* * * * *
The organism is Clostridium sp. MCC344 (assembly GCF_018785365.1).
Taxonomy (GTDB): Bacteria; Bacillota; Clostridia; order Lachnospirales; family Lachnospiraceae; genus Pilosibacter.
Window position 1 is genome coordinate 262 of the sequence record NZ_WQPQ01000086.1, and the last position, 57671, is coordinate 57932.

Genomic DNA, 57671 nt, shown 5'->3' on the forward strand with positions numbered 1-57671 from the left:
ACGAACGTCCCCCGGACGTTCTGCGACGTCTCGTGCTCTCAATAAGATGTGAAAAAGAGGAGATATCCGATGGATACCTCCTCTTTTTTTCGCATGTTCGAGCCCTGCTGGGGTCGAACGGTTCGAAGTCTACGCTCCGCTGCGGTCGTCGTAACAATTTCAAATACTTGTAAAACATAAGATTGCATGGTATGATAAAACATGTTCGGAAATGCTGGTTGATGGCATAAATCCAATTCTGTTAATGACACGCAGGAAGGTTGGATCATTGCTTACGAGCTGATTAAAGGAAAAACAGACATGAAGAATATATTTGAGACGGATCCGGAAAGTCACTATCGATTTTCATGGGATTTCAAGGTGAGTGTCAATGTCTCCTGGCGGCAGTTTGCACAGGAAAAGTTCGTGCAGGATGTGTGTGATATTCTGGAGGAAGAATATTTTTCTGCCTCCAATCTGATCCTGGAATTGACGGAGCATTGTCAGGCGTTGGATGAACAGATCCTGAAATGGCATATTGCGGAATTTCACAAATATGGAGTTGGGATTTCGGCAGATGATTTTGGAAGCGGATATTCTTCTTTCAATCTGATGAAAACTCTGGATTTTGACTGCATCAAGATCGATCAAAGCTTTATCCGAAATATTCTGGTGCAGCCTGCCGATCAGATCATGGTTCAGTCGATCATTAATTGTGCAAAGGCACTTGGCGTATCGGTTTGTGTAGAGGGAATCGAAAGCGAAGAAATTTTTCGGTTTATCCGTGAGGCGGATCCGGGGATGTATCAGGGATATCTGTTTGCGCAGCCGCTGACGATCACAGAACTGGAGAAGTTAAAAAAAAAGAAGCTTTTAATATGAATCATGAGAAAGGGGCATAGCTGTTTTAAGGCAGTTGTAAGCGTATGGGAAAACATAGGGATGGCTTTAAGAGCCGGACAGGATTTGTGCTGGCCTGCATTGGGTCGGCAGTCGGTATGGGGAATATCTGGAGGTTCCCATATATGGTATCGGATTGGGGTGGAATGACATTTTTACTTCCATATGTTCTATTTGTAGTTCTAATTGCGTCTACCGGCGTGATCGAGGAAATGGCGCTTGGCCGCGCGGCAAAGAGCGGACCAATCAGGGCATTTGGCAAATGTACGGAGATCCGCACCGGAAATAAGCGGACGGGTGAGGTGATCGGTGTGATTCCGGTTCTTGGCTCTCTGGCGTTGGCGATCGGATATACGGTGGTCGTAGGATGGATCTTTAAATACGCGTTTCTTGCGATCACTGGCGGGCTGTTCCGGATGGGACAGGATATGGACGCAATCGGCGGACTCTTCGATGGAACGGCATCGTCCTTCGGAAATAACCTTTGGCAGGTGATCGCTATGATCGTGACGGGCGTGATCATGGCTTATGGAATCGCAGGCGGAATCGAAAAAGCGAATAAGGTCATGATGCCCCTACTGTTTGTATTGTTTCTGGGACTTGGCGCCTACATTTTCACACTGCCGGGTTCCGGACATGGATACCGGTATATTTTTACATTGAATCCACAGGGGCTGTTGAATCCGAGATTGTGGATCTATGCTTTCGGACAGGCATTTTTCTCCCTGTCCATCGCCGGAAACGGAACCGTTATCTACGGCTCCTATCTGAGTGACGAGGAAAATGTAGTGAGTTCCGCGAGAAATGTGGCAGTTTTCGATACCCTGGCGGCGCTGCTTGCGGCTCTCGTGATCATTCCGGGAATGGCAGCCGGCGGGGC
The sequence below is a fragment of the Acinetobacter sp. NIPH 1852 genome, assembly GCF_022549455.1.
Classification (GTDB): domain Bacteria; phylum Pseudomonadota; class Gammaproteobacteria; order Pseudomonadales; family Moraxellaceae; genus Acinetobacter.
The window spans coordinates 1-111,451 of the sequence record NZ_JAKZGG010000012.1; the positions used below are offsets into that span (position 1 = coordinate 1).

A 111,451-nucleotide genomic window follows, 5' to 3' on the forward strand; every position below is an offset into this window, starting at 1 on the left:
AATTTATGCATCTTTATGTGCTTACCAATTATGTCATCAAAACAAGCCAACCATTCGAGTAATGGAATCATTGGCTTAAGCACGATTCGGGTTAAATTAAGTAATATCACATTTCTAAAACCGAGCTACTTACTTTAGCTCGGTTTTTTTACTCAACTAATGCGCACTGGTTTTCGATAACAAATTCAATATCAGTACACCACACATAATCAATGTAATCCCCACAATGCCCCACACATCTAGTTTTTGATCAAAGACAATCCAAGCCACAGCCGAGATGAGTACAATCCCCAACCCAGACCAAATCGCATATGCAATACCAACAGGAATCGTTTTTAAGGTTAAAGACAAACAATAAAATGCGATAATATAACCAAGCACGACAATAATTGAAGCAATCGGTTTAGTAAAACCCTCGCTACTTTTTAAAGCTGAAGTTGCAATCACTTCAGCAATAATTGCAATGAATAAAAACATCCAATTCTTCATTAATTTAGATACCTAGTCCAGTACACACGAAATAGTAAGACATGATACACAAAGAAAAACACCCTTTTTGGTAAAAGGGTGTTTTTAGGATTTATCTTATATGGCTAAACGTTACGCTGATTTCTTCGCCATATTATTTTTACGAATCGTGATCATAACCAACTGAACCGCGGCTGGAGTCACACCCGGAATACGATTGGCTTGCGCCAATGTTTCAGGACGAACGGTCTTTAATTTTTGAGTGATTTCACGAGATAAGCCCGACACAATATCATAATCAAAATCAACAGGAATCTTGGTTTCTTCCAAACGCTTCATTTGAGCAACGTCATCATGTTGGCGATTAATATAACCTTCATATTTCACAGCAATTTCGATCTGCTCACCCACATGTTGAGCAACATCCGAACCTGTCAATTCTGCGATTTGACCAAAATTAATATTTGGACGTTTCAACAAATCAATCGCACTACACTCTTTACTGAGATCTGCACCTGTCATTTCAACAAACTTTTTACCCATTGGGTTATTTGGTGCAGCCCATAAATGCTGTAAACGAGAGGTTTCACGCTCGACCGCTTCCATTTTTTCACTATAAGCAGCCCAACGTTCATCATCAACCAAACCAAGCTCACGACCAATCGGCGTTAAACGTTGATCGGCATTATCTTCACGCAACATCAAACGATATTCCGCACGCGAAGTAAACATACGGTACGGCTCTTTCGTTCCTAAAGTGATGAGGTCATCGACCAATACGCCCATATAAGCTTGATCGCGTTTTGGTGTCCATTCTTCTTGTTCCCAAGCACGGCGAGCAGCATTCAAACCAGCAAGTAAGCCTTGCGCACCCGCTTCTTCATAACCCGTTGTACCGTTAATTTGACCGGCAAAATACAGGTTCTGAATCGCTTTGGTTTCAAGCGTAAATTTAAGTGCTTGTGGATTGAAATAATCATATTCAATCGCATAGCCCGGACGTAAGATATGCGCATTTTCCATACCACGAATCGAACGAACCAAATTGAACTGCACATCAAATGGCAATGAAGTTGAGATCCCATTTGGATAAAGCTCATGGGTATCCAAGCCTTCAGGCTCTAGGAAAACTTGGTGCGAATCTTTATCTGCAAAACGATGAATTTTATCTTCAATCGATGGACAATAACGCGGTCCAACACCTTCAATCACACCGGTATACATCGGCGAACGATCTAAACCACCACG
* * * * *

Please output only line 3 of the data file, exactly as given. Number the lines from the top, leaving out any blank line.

Window position 1 is genome coordinate 262 of the sequence record NZ_WQPQ01000086.1, and the last position, 57671, is coordinate 57932.